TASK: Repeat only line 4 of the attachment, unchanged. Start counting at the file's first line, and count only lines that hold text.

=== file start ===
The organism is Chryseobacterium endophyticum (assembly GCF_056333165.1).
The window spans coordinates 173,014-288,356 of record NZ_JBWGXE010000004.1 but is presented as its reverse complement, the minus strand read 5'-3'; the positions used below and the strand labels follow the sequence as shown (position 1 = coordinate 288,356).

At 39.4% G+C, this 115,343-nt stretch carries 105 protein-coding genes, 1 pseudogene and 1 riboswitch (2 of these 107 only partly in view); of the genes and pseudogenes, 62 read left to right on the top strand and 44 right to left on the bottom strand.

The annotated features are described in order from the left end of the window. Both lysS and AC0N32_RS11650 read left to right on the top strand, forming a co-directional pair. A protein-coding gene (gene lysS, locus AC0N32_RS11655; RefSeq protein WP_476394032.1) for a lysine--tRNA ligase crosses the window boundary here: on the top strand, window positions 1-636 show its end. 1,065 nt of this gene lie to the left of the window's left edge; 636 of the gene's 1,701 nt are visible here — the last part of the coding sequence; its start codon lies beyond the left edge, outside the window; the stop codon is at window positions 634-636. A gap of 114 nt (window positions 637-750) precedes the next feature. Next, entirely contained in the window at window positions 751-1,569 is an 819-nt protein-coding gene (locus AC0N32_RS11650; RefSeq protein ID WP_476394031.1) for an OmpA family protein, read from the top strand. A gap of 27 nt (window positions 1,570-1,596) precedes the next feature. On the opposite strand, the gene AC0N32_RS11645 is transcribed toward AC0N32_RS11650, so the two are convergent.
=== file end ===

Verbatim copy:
The annotated features are described in order from the left end of the window. Both lysS and AC0N32_RS11650 read left to right on the top strand, forming a co-directional pair. A protein-coding gene (gene lysS, locus AC0N32_RS11655; RefSeq protein WP_476394032.1) for a lysine--tRNA ligase crosses the window boundary here: on the top strand, window positions 1-636 show its end. 1,065 nt of this gene lie to the left of the window's left edge; 636 of the gene's 1,701 nt are visible here — the last part of the coding sequence; its start codon lies beyond the left edge, outside the window; the stop codon is at window positions 634-636. A gap of 114 nt (window positions 637-750) precedes the next feature. Next, entirely contained in the window at window positions 751-1,569 is an 819-nt protein-coding gene (locus AC0N32_RS11650; RefSeq protein ID WP_476394031.1) for an OmpA family protein, read from the top strand. A gap of 27 nt (window positions 1,570-1,596) precedes the next feature. On the opposite strand, the gene AC0N32_RS11645 is transcribed toward AC0N32_RS11650, so the two are convergent.